The Apprentice's Aimee Sounds Off on Getting Mall'd
by Matt Webb Mitovich
Fue injusto que Donald Trump despidió a Aimee? On last week's The Apprentice, the Priceline was far from right for Aimee Trottier, whose team came up short on a task to... man, it was so boring, I hesitate to remind myself of it. But to be fair, the 32-year-old Chicagoan was operating on incomplete information, that her target market was significantly Hispanic.
TVGuide.com invited the fired femme to share her side of the story. Plus: What exactly did she shout at her foes as she left the camp?
TVGuide.com: I have to say, I can't 100 percent agree with Trump's latest call, because it sends the message that withholding vital information is good strategy.
Aimee Trottier: Well thank you for that, because I felt the same way. I don't know if he just didn't see that or what, but there were flat-out blatant lies coming out of Derek's and Jen's mouths. I specifically asked them the question, and they said I never asked. I'm like, "Please. I asked you twice, that's why we did a whole campaign around families. That's why we chose to do that." So not only were they blatantly lying, but they were very responsible for it. In addition, Derek lives in Los Angeles, as does Heidi and as does Kristine, so you'd think they would know the Santa Ana area more than a girl from Chicago.
TVGuide.com: I don't know why they didn't just pass it along. When you learn something as critical as the fact that half the people in your mall may not be able to read your signs in English, you make sure your project manager knows, even if it is supposedly "obvious."
Aimee: Exactly. And the question was specifically asked of them by me, both before they went to the meeting with the woman who gave them information about the mall demographics, as well as when they returned, and the response I received was "family."
TVGuide.com: But we didn't see you ask them, did we?
Aimee: No, we didn't. But that's the way it went down — at least from my point of view! [Laughs]
TVGuide.com: I've always found it odd that the editing doesn't make a point of including what the producers later learn will be a contested "did it or did it not happen" incident....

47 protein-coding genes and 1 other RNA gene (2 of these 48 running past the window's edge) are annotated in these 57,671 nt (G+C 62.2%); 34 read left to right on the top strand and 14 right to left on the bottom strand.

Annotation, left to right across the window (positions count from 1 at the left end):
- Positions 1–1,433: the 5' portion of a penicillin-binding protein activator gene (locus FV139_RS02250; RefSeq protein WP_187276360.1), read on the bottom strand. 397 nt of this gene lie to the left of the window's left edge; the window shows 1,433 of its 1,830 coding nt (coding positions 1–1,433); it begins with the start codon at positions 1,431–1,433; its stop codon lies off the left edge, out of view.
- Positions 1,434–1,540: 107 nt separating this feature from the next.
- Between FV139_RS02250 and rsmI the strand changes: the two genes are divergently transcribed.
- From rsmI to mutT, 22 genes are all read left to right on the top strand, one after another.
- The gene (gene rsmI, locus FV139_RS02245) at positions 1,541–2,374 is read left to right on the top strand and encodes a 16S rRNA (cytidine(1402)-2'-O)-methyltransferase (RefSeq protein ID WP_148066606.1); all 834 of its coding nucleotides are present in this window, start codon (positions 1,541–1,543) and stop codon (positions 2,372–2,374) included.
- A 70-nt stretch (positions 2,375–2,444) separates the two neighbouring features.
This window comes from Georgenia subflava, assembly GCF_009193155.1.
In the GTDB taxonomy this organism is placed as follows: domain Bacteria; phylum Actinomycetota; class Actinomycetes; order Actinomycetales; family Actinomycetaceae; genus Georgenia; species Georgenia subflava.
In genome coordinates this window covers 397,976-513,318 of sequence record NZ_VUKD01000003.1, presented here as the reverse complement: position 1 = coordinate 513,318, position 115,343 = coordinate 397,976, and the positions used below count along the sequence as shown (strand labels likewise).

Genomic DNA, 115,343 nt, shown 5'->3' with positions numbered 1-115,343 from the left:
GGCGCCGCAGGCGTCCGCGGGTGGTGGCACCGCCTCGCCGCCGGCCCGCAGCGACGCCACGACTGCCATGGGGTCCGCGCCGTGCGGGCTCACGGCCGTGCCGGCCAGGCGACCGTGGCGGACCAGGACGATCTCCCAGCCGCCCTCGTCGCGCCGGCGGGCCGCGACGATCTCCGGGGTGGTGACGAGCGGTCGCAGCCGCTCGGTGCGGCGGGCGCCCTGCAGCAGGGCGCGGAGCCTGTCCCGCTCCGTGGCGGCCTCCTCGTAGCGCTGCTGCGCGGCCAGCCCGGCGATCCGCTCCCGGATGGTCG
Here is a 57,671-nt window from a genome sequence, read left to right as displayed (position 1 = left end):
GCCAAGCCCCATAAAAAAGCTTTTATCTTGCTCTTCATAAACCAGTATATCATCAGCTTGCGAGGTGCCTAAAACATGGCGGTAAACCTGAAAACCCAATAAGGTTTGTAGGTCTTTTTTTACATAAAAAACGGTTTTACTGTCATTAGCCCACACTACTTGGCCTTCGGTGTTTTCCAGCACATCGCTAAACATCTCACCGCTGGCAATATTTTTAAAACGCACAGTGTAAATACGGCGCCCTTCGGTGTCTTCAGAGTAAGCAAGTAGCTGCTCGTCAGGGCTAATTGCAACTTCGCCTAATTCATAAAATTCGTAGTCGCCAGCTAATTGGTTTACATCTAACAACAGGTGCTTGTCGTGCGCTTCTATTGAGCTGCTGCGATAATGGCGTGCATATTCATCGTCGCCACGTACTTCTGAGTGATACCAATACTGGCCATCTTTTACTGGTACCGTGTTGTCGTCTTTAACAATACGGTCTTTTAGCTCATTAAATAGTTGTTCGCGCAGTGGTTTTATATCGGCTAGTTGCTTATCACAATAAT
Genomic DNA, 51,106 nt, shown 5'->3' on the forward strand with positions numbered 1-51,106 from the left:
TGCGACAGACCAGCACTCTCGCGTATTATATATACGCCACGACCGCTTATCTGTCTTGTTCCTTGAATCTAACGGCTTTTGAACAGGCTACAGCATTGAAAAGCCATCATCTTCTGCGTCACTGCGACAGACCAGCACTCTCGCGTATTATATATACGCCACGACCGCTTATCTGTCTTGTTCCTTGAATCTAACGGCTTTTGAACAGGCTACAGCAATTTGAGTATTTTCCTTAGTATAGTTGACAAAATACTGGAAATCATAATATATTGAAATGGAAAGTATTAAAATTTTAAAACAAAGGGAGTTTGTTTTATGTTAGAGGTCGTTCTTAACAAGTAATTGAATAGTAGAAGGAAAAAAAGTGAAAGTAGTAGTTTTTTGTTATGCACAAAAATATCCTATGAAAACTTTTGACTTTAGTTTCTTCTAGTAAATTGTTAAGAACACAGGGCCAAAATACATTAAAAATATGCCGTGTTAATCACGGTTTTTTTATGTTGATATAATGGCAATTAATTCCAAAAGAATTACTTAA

Aimee: Right. I don't know why it wasn't in there either, but it wasn't.
TVGuide.com: Are you with me in thinking the task was rather lame overall? I mean, getting people to sign up for a sweepstakes?!
Aimee: The taskwas lame. There's not much to it. I had to laugh at Kristine saying, "I don't have anything to do in the afternoon." There's really not much to do. It was just a matter of getting signs printed and making sure the computers worked properly.
TVGuide.com: Flagging down people in a mall, that's something you get minimum-wage teenagers to do, not people expecting to work for Donald Trump three months from now.
Aimee: Right. It was a very simple task.
TVGuide.com: When you watched Arrow's surfing reward, did you get shades of the "Greg Brady/Hawaii" thing, like I did?
Aimee: [Laughs] Totally! I totally thought that. When Arrow came back, I'm like, "Did somebody steal the tiki thing?" We got a big laugh out of it.
TVGuide.com: Nicole seemed to be going for Rebecca Jarvis' Season 4 strategy, that maybe a broken ankle was the key to success.
Aimee: Yes. That and the [on-set] romance.
TVGuide.com: Did you ever feel like the tide was turning against you, or did the new rules allow Heidi to gather too much momentum/be elevated to "near-deity" level?
Aimee: For starters, I think Heidi was [Kinetic's first] project manager because she knew how to put a tent together, and the other 17 candidates did not, and she had the opportunity to lead a very talented team. Regardless of how I feel personally about some of the people on my team, there are less than a handful I would actually start a business with, because of their level of integrity. She had people who made decisions for her. Heidi didn't make any decisions, everyone else did it for her. People like Surya, who is phenomenal, and Jen, who's extremely creative with marketing, and Marissa, who's a great devil's advocate. Jen and I fought a lot because we were the ones actually putting ideas on the table; [the two of us] and Marissa were always the ones putting stuff out there. Everyone else was sitting back and not really offering anything.
TVGuide.com: So in other words, Heidi is not necessarily all that.
Aimee: No, Heidi is not necessarily all that, and I think we'll see that in the weeks to come.
TVGuide.com: Well, then, she should wipe that smug smirk off her face whenever the camera cuts to her.
Aimee: [Laughs] Yes, Heidi, smug. She's not one of my personal favorites. That is true.
TVGuide.com: If it is printable, what did you shout to Jen and Derek as you were getting into the car to leave?
Aimee: That's the best part. I called them despicable liars. I said, "You're despicable liars, and it makes me sick."
TVGuide.com: The show is moving to 10 pm when it returns next week. Is that because the night-vision cameras caught Nicole and Tim doing something TV-MA-rated?
Aimee: [Laughs] Yeah, maybe that's what it is. No, I'm sure it's probably due to ratings. The show hasn't done as well as we would have hoped.
TVGuide.com: What's next for you?
Aimee: I'm working for a fantastic medical-device company, and I sell acellular dermal tissue to trauma surgeons and to breast-reconstruction surgeons [treating] cancer patients. It's an amazing job, and I really get to see the impact it makes on patients and how it improves their lives. So life is good!